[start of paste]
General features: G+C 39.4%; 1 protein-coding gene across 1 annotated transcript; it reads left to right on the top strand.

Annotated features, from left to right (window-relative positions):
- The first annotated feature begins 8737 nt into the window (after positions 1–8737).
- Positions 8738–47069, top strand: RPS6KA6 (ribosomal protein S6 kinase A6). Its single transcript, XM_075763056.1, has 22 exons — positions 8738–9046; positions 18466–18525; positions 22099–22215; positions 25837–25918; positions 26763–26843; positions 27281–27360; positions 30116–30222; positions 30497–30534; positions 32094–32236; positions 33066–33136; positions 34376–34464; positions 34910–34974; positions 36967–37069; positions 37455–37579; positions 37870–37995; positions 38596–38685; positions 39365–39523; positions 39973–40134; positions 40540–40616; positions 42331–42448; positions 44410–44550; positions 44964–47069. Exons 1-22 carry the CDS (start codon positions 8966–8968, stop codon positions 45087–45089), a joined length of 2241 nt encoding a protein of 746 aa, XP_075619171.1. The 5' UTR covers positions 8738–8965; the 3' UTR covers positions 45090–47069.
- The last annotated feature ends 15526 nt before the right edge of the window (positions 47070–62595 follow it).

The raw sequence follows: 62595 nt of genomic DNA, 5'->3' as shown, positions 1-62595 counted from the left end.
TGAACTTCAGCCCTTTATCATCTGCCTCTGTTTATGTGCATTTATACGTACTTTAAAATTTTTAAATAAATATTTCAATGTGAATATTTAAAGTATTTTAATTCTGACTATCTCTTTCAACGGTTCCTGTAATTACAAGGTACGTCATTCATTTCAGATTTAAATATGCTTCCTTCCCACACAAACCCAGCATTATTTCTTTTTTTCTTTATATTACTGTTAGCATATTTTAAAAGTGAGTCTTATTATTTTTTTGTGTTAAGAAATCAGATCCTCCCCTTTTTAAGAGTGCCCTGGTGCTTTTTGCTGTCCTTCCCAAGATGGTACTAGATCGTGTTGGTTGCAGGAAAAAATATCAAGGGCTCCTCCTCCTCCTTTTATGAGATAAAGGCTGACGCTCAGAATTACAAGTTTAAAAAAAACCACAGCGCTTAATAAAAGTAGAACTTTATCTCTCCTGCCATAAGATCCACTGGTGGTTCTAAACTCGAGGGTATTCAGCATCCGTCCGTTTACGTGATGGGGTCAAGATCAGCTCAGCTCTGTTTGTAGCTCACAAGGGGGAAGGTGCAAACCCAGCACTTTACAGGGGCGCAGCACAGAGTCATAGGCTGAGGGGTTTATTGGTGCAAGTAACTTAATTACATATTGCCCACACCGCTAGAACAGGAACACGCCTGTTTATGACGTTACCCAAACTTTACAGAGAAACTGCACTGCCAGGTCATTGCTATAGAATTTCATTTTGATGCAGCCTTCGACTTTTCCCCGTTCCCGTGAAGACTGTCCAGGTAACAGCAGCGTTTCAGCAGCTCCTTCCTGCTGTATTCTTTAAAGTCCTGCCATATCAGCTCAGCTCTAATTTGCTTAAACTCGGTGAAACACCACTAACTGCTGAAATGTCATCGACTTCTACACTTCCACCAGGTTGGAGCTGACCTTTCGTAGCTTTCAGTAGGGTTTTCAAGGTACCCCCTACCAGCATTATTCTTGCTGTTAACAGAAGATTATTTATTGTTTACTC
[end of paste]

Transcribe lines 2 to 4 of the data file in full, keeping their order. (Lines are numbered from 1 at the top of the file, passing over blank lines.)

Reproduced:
Annotated features, from left to right (window-relative positions):
- The first annotated feature begins 8737 nt into the window (after positions 1–8737).
- Positions 8738–47069, top strand: RPS6KA6 (ribosomal protein S6 kinase A6). Its single transcript, XM_075763056.1, has 22 exons — positions 8738–9046; positions 18466–18525; positions 22099–22215; positions 25837–25918; positions 26763–26843; positions 27281–27360; positions 30116–30222; positions 30497–30534; positions 32094–32236; positions 33066–33136; positions 34376–34464; positions 34910–34974; positions 36967–37069; positions 37455–37579; positions 37870–37995; positions 38596–38685; positions 39365–39523; positions 39973–40134; positions 40540–40616; positions 42331–42448; positions 44410–44550; positions 44964–47069. Exons 1-22 carry the CDS (start codon positions 8966–8968, stop codon positions 45087–45089), a joined length of 2241 nt encoding a protein of 746 aa, XP_075619171.1. The 5' UTR covers positions 8738–8965; the 3' UTR covers positions 45090–47069.